Using a custom-made WiFi device and a smartphone, a Hiroshima City University professor was able to hack an Internet-connected car.
Hiroyuki Inoue, an associate professor at Hiroshima City University’s Graduate School of Information Sciences, used a 2013 Toyota Corolla Fielder Hybrid, according to a report in the Japan Times.
Inoue was able to open and close the car’s doors, alter speedometer displays, and block the accelerator.
To achieve this, the professor had to create a custom WiFi device, which cost him around $82, and he later installed on the car by plugging it into a port under the steering wheel.
This port is in there to allow mechanics to perform maintenance on the car and has a direct connection to the car’s internal CAN bus, where data collects from all the electronic devices.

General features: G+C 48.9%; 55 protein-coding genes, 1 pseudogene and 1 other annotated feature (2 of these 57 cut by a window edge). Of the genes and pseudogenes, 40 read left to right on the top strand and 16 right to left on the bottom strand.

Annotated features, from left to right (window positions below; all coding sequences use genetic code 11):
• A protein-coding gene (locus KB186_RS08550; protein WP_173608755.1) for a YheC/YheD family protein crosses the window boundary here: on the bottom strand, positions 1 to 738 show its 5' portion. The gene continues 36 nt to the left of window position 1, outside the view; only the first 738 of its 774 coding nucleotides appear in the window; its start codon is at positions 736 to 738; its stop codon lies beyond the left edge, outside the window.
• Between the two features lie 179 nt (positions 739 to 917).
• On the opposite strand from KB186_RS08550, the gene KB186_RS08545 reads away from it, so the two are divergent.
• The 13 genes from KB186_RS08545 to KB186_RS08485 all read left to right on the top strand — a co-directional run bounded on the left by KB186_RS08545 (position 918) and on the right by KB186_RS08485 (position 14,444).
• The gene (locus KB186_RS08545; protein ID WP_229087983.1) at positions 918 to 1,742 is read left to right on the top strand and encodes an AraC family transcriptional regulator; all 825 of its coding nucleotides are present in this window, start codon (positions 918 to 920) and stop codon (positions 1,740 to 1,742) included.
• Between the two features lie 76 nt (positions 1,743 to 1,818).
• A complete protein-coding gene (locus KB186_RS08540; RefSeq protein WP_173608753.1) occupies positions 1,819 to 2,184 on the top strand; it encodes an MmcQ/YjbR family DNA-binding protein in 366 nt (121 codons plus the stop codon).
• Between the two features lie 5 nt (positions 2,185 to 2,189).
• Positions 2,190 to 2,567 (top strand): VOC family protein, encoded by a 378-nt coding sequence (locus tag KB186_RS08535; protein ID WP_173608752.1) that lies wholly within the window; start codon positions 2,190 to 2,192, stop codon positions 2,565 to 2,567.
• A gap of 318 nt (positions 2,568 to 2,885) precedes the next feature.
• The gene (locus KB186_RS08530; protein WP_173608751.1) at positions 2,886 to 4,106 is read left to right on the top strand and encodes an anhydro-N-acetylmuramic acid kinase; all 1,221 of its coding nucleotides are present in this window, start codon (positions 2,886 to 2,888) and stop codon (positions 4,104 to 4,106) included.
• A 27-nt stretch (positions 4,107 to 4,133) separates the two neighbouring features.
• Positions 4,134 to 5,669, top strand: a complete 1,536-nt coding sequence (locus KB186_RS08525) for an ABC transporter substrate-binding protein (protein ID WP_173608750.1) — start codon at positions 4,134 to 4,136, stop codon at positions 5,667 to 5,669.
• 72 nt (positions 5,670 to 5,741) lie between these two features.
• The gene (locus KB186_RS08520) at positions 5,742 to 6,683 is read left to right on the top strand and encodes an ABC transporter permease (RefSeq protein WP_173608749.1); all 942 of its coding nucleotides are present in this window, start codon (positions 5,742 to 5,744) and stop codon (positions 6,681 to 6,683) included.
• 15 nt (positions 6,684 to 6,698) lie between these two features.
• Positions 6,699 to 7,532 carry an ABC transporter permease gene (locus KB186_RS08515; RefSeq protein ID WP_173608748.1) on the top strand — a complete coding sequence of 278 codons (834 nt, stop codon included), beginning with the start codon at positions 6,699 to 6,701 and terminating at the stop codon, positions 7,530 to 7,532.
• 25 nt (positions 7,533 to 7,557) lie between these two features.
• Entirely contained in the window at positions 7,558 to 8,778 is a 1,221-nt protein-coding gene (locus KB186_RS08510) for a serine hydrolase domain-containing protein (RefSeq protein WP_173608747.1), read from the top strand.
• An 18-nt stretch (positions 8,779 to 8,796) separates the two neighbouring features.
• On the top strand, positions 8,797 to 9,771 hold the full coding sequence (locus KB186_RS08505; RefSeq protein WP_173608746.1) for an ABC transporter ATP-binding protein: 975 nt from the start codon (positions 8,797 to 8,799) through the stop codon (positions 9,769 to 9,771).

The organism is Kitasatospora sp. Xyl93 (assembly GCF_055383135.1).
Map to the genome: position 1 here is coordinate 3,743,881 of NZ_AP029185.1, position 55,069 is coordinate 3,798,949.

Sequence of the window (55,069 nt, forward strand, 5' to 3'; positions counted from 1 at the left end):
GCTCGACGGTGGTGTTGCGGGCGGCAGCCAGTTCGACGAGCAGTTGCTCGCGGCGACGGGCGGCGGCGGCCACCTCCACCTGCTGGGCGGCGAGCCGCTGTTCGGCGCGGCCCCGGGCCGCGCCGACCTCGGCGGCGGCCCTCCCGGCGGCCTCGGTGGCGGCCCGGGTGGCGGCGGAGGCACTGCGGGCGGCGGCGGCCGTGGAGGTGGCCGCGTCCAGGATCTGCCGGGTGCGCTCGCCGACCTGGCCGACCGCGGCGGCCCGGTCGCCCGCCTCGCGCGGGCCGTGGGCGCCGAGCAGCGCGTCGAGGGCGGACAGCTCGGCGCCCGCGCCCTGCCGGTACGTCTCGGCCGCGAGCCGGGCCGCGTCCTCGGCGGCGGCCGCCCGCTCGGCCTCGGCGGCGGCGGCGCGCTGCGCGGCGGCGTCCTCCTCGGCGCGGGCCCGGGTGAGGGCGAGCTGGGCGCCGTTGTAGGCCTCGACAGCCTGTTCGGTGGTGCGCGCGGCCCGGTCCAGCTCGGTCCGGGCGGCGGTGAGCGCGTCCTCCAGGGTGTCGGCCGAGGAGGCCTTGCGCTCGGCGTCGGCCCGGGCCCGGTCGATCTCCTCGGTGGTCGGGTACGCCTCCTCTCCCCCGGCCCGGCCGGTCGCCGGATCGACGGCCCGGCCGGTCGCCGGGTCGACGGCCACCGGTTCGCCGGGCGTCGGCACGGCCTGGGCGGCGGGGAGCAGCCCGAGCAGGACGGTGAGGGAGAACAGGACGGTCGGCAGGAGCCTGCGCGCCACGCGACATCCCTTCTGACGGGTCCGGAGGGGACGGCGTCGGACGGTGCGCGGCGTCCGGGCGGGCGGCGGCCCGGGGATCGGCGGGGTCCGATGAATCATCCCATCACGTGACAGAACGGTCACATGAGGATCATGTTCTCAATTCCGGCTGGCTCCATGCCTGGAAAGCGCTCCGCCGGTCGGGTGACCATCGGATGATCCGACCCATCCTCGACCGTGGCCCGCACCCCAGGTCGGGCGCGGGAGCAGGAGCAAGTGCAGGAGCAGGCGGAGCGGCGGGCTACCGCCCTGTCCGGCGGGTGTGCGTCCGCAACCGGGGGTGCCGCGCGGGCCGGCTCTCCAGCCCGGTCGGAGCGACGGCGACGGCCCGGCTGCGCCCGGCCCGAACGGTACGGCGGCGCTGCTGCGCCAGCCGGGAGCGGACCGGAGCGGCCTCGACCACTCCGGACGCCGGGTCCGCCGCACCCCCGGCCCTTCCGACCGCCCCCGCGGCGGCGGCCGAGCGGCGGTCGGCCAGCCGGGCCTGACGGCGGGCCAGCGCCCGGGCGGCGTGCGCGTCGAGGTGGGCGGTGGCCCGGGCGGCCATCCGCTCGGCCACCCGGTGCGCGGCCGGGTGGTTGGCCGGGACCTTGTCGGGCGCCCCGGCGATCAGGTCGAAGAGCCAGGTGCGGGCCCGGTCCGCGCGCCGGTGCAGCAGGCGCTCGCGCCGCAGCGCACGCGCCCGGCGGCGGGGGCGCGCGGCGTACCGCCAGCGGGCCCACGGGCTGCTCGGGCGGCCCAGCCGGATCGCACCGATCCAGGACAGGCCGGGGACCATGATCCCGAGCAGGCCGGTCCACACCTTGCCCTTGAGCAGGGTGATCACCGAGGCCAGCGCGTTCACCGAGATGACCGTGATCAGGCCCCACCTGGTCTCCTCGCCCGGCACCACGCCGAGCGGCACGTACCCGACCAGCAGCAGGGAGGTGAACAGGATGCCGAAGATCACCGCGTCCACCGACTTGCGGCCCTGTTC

Using his smartphone, Inoue then connected to this device and instructed it to give false readings or perform various other actions on the car’s components.
Inoue was also able to paralyze the car by sending it huge amounts of information, the equivalent of a denial of service (DoS) attack.
As other vehicles across the globe are hackable, this is another example raising questions about the security of Internet-connected cars.
Toyota and the Japan Automobile Manufacturers Association are aware of Inoue’s results, and both said they will be taking action.